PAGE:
SFWMD Begins Historic Test to Help Reduce Discharges to Coastal Estuaries

by Randy Smith, SFWMD


Three years ahead of schedule, South Florida Water Management District (SFWMD) engineers have begun a test to retain additional water in the Kissimmee Chain of Lakes, which will reduce the flow of water into Lake Okeechobee. This critical step in the nearly $800 million public investment in Kissimmee River Restoration will allow scientists to measure the ecological benefits of this new operating plan for the river and its floodplain. This action is consistent with the SFWMD Governing Board’s direction to reduce freshwater releases from the Kissimmee Chain of Lakes into Lake Okeechobee and then to the Caloosahatchee and St. Lucie estuaries. “Holding water north in the Kissimmee Chain of Lakes provides the U.S. Army Corps of Engineers, which manages Lake Okeechobee, more flexibility when it comes to releasing water to the coastal estuaries,” said SFWMD Chairman Dan O’Keefe. “Beginning this operation early also allows us to test the Kissimmee Headwaters project to ascertain the benefits to the ecology of the river system.”

Ongoing Kissimmee River Restoration progress essentially has two parts:

  • Backfilling the channelized river and returning it to traditional oxbows so that the floodplain can be hydrated to its natural state; and
  • Holding water at higher elevations in the Kissimmee Chain of Lakes at the river’s headwaters and slowly releasing that water south to methodically inundate the river’s historic floodplain during the dry season.

Holding water north creates 100,000 acre-feet of water storage in the Kissimmee Chain of Lakes and thereby reduces water levels on Lake Okeechobee. This also provides for the gradual release of this water to the river that is vital to the ecology of newly restored sections of the river and better mimics natural, historic conditions.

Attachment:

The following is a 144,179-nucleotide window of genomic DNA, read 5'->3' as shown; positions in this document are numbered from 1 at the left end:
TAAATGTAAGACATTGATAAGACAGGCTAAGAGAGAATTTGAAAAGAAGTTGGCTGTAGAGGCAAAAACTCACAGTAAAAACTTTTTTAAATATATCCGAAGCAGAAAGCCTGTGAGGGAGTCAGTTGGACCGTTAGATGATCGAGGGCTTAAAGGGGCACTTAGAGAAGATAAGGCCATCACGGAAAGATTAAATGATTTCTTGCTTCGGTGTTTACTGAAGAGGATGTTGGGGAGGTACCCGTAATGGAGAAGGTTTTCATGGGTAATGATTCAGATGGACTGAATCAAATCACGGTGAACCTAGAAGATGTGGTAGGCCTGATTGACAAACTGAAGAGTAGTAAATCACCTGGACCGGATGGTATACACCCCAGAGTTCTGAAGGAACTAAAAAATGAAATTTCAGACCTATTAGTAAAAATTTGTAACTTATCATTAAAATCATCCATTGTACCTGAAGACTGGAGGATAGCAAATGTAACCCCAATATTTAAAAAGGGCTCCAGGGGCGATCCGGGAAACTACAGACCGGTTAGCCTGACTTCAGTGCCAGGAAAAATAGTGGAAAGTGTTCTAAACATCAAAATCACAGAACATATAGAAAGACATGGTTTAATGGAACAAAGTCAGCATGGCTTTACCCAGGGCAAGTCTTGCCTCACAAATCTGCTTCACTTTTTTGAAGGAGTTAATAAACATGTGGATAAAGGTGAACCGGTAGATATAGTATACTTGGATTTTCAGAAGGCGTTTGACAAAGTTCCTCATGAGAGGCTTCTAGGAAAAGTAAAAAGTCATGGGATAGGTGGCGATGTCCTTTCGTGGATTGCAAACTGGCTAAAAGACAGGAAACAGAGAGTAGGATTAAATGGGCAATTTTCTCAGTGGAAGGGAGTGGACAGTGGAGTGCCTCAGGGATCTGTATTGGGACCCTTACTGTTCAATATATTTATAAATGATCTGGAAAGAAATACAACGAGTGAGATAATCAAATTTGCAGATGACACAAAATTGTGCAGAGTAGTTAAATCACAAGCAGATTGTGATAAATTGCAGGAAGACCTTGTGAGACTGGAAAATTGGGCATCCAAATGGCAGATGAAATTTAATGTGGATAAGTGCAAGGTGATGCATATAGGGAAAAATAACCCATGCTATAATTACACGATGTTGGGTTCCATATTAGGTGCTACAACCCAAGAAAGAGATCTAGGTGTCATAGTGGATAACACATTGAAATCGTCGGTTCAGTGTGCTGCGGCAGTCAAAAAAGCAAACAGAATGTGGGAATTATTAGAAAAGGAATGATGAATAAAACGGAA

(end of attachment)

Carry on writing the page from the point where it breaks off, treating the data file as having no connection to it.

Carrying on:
Increasing water storage will also slow the flow of water to Lake Okeechobee, where currently, water can flow into the lake from the Kissimmee River and other watersheds up to six times faster than it can be released.

Background: Kissimmee River Restoration

The Kissimmee River once meandered for 103 miles through central Florida. Its floodplain, reaching up to three miles wide, was inundated for long periods by heavy seasonal rains. In the 1960s, the river was channelized by dredging a 30 foot deep straightaway through the river’s meanders creating the C38 canal. While the project delivered on the promise of flood protection, it also destroyed much of a floodplain dependent ecosystem that nurtured the river’s ecology. After extensive planning, construction for the Kissimmee River Restoration Project began in 1999 with purchasing sufficient land interests to retain water in the Kissimmee Chain of Lakes and backfilling 8 miles of the C38 canal. Three construction phases are now complete, and continuous water flow has been reestablished to 24 miles of the meandering Kissimmee River. Seasonal rains and flows now regularly inundate the floodplain in the restored area, as they did before channelization. The comprehensive restoration project will return flow to the river’s historic channel and restore about 40 square miles of river/floodplain ecosystem. During the next three years, backfilling of the remaining 6 ½ miles of canal will be complete, a new weir will be constructed and the project will begin operating.